The arqueological site of Bonampak:

Evidence has been found of the instruments used by the Mayas, remnants of instruments, paintings and codex. Whistles, flutes, drums, “raspadores”, ocarinas and images and texts that make reference to music.

At the archaeological site of Bonampak, for example, several musicians can be seen painted on the murals.

The Inspiration

These musicians play different instruments, such as turtle shells played with deer horns, trumpets, drums, rattles made with bule (the dry fruit of a plant).

During Mesoamerican times, before the arrival of the Spaniards, the most commonly used ritual instruments were drums with a single drumhead called “zacatán” amongst the Mayans, and a hollow tree trunk with two reeds called “tunkul”. These two were the quintessential sacred instruments and were always played together.

The more simple instruments must have been commonly used by society in general, while the more complex and beautiful instruments must have been reserved for high officials, priests and military people as was the costume in Mesoamerica.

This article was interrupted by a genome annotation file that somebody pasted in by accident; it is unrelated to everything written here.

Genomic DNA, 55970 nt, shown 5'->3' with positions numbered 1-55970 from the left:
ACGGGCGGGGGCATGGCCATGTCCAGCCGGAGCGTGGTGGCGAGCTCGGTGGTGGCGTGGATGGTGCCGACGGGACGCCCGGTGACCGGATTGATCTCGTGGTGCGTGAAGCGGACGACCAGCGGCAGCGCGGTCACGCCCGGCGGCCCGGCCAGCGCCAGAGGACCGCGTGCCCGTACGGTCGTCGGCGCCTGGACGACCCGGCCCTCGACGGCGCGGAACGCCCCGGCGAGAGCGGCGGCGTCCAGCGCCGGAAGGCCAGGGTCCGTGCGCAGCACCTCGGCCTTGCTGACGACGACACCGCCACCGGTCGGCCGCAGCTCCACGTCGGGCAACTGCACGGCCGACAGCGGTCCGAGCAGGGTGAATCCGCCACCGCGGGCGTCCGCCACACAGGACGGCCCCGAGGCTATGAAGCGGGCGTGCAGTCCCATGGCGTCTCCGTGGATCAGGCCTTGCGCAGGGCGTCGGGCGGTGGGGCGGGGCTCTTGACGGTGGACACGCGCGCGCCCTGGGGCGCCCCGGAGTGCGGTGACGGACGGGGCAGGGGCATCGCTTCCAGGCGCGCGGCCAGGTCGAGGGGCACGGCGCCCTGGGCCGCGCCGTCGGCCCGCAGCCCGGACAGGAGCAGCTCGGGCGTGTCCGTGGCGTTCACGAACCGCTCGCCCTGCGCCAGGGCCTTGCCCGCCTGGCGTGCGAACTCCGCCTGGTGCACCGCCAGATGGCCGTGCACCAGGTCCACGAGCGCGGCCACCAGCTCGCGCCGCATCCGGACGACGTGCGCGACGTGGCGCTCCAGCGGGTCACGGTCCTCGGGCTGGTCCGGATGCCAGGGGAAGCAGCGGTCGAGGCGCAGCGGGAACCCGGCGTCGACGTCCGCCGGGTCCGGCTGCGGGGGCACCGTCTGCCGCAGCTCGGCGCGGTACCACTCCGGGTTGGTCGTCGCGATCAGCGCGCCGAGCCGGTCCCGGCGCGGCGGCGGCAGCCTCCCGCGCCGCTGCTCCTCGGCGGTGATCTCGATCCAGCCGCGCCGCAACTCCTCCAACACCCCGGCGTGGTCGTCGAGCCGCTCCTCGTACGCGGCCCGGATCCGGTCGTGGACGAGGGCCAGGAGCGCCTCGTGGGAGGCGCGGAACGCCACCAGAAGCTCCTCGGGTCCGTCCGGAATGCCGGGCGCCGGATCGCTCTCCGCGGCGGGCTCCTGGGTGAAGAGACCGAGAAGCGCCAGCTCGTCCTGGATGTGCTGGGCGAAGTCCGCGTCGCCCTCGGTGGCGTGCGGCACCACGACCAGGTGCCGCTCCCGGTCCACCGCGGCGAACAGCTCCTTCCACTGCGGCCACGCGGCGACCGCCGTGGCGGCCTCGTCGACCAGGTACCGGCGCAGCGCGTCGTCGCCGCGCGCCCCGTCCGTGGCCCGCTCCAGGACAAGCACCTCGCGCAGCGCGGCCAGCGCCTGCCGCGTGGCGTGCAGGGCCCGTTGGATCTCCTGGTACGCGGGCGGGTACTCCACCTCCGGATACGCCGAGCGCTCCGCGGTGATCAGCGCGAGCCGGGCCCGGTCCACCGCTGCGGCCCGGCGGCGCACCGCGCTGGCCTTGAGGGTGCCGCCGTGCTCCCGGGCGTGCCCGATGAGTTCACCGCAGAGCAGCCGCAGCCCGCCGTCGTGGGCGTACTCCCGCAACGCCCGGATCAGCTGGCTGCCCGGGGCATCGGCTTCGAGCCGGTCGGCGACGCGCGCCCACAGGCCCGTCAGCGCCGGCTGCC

Amongst the Mayans, as well as among the other civilizations of the pre-Hispanic Mesoamerican world it was common to use music for different purposes. The royal court musicians definitely had aristocratic titles or military rank.

While court musicians must have been busier naturally with praising the gods, military musicians were trained to give out sound signals in order to coordinate the maneuvering of the fierce warriors in the battlefields.

It is also evident because of the type of instruments that they used, that they were capable of making signals with drums and trumpets that could be heard from miles away, as well as play with an exquisite variety of tones that they were capable of producing, which would have delighted the most demanding noble ear among the Mayans.